Culture

Post Flowering Care Of Orchids

Culture

by Anu Dharmani

Originally published in BellaOnline

Posted by Sys Admin over 1 year ago.

Article Blog   Article Index

Orchids are grown and loved primarily for their beautiful flowers. However, many orchid owners do not know what to do after the orchid has flowered. Should it be thrown away like any annual plant, should it be left alone, or does the orchid requires special care after blooming? 

To answer these questions: 
Orchids are not annul plants, meaning they do not live for just one season. Do not throw away any of your orchids, even if it shrivels and appears dead. With proper care every orchid will continue to grow and flower year after year. Providing your orchid with adequate light, water, fresh air and optimum temperature is more than enough to keep the orchid on the path of growth. Fertilizers also help in boosting growth when growing exotic orchids.

Taking Caring of Your Orchids 
Every orchid requires specific care. Those orchids which lose their leaves and appear to wilt or shrivel, survive by special parts such as rhizomes and pseudobulbs, which regrow shoots after sometime (on the advent of favourable conditions). In some orchids, like the Dendrobium or the ‘Weed Orchids’ leaves are shed before flowering and the stem (pseudostems) appear shrivelled, but with regular watering the orchid survives to flower in the next and the next season. There are also orchids which do not shed their leaves and remain green throughout the year, like the Phalaenopsis, Cymbidiums etc. For such orchids just cut the flowering spike and remove the scales of dead leaves.

How to Tend to Your Orchid After Blooming
Like other plants, orchids also spend a lot of energy on flowering. So once the flowering is over, it requires a period of rest. To prepare the plant for rest follow the steps given below. 
• Once the flowers or the flowers on the stalk die off and start to wilt, cut it off with a clean trimming tool. Sometimes, if the flowering stalk (spike) is not removed completely, and a small stump is left. This induces the orchid to produce a new offshoot from the cut off old flowering stalk and flower again. But, this does not happen immediately. Flowering starts once the orchid has had its rest and regained the strength to flower again.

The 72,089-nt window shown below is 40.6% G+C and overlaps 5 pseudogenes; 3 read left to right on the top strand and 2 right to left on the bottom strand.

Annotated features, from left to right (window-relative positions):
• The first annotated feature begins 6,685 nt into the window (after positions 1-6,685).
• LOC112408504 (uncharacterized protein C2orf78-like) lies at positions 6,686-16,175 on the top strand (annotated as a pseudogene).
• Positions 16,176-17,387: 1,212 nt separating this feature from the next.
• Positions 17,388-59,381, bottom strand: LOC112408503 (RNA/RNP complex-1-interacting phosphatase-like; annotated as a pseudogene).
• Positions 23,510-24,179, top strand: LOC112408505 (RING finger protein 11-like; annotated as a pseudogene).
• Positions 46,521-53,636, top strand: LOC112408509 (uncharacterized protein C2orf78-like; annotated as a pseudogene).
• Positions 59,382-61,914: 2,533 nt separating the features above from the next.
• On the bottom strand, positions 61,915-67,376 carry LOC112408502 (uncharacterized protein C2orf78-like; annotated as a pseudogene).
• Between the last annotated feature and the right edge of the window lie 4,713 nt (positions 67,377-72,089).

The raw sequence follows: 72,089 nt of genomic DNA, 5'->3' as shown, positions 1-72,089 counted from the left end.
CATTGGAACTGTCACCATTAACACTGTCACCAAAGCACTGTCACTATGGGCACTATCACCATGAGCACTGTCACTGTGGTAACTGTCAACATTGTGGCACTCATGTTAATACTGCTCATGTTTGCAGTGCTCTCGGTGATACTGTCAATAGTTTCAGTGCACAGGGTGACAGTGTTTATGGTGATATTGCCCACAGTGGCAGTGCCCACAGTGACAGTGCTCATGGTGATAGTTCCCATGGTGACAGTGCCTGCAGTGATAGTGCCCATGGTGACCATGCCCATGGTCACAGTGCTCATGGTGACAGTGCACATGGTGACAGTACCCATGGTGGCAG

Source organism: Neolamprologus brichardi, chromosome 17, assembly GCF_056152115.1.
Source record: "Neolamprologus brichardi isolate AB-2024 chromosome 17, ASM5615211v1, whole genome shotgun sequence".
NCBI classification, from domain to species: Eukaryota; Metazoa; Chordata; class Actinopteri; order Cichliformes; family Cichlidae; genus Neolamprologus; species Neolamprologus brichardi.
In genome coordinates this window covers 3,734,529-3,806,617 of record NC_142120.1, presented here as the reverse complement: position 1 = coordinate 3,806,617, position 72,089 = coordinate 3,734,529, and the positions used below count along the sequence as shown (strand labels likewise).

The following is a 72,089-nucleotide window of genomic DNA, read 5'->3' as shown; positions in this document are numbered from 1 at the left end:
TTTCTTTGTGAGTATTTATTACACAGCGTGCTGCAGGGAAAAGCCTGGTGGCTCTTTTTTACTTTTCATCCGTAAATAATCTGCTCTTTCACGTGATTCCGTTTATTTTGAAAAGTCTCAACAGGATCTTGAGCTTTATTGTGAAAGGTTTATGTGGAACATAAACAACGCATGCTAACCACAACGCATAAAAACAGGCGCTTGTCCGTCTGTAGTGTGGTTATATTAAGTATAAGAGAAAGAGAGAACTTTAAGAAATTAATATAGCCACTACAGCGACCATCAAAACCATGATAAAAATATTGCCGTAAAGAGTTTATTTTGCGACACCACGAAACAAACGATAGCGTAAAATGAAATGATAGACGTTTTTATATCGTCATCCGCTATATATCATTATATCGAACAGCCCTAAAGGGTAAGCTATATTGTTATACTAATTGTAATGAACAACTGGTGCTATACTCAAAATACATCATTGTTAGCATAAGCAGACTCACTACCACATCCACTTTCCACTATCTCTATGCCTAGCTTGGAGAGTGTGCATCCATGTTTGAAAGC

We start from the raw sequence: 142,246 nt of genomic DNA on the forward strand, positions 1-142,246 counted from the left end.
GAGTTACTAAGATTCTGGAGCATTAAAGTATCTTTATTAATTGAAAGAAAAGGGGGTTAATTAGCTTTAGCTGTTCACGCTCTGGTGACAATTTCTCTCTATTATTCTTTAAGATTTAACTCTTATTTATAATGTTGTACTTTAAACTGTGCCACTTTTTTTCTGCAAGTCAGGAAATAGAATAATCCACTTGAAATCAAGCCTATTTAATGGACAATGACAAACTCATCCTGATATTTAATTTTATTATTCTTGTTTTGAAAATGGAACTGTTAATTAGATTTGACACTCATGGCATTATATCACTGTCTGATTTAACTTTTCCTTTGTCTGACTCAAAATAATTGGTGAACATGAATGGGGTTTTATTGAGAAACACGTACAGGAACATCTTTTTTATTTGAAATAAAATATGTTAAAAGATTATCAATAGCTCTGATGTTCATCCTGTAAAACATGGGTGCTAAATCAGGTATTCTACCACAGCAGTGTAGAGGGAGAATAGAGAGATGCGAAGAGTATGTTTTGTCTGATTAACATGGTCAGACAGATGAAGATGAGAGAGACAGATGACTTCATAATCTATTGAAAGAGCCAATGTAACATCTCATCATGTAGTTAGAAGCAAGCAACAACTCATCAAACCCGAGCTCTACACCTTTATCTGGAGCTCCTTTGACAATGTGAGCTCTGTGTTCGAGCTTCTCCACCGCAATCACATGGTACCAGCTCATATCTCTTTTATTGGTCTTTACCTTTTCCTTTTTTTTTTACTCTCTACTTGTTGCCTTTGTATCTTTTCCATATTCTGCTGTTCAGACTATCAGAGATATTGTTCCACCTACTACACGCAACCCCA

• After removing the old flowering stalks, you can remove the yellowed leaves too.
• The orchid can be repotted, if it has overgrown its container. Some orchidologists advice repotting to make the orchid flower again in the same season, but I am not sure of this, as I have not tried it myself. However, I know that repotting an orchid once the flowering is over, can help the orchid grow better. 
• Orchids having bulbs, need to be taken care in a different way. When these bulbs lose their leaves they can be stored. Best option is burying the leafless pseudobulbs in sand, which is occasionally moistened. These bulbs can be planted in the next growing season, and from it will grow out a brand new orchid to flower again.
• Whether or not the orchid is repotted, it needs to be left undisturbed for some time. So after repotting, let your orchid have a good rest with adequate water and light (to produce food).

Share on Social Media:  
Log in to Add a Comment
New Topics
  1. Greg Barne asked question Using triacontanol on orchids in category General Discussion
  2. Image Carol Holdren started topic Orchid History in category General Discussion
  3. Tom De Mello asked question Dendrobium wardianum in category Dendrobiums
  4. Dave 1 Dave Groffen started topic Dendrobium sutiknoi hybrids in category Dendrobiums
New Comments
  1. Image Carol Holdren commented on topic "Using triacontanol on orchids" by Greg Barne
  2. Img 20180409 125831 Andry Harmony commented on member plant Phal. bellina by Andry Harmony
  3. James J Pupelis commented on orchid Paph. Jackie Sue
  4. Image Carol Holdren commented on scheduled event "Cattleya Symposium " by Odom's Orchids
  5. Bio Alex Maximiano commented on member plant B. Kiilani Stars by Nestor Moreno Martinez
  6. Bio Alex Maximiano commented on member plant Ctpsta. Leona 'Popper' by Carol Holdren
  7. Steve Maben commented on member plant Aergs. hariotiana by Tom Kuligowski
  8. Bio Alex Maximiano commented on member plant Phal. Tying Shin Fly Eagle by Phillip Ting
  9. Img 1288 Maria Mantellini commented on member plant C. lueddemanniana ''Doral'' by Maria Mantellini
  10. Image Carol Holdren commented on topic "Dendrobium wardianum " by Tom De Mello